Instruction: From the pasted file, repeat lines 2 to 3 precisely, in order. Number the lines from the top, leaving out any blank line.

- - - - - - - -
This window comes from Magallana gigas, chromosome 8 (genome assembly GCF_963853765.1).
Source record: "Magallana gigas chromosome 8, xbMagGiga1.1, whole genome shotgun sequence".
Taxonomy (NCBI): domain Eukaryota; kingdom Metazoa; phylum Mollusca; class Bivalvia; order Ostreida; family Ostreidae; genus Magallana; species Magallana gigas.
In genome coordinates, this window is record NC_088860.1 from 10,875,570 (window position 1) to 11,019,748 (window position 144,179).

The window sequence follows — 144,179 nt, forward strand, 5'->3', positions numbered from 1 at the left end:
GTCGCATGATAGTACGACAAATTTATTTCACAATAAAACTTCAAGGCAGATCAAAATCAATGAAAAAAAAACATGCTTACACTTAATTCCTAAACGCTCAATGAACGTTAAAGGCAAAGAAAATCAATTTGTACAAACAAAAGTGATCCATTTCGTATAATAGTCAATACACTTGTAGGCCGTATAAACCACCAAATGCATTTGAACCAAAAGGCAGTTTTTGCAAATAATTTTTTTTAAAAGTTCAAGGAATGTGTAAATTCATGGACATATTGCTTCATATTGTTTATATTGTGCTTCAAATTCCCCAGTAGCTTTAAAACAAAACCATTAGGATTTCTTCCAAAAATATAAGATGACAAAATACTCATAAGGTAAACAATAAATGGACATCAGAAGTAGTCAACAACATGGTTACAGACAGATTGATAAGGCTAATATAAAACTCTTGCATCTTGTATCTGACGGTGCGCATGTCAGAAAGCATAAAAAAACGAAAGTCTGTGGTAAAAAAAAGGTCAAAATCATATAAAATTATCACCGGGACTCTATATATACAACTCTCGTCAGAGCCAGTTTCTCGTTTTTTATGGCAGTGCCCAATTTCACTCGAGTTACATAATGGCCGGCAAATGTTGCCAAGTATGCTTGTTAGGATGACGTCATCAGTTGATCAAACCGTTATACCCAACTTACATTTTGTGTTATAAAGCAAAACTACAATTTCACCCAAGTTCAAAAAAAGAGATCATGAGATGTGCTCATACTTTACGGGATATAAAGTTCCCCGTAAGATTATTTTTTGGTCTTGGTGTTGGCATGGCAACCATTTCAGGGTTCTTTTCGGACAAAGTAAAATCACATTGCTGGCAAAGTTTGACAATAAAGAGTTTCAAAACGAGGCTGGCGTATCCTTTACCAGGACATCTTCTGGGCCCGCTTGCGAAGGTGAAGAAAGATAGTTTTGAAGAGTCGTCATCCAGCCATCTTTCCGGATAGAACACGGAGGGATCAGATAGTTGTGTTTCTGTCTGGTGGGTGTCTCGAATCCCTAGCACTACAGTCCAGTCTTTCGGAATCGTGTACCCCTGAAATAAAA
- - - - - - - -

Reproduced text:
Source record: "Magallana gigas chromosome 8, xbMagGiga1.1, whole genome shotgun sequence".
Taxonomy (NCBI): domain Eukaryota; kingdom Metazoa; phylum Mollusca; class Bivalvia; order Ostreida; family Ostreidae; genus Magallana; species Magallana gigas.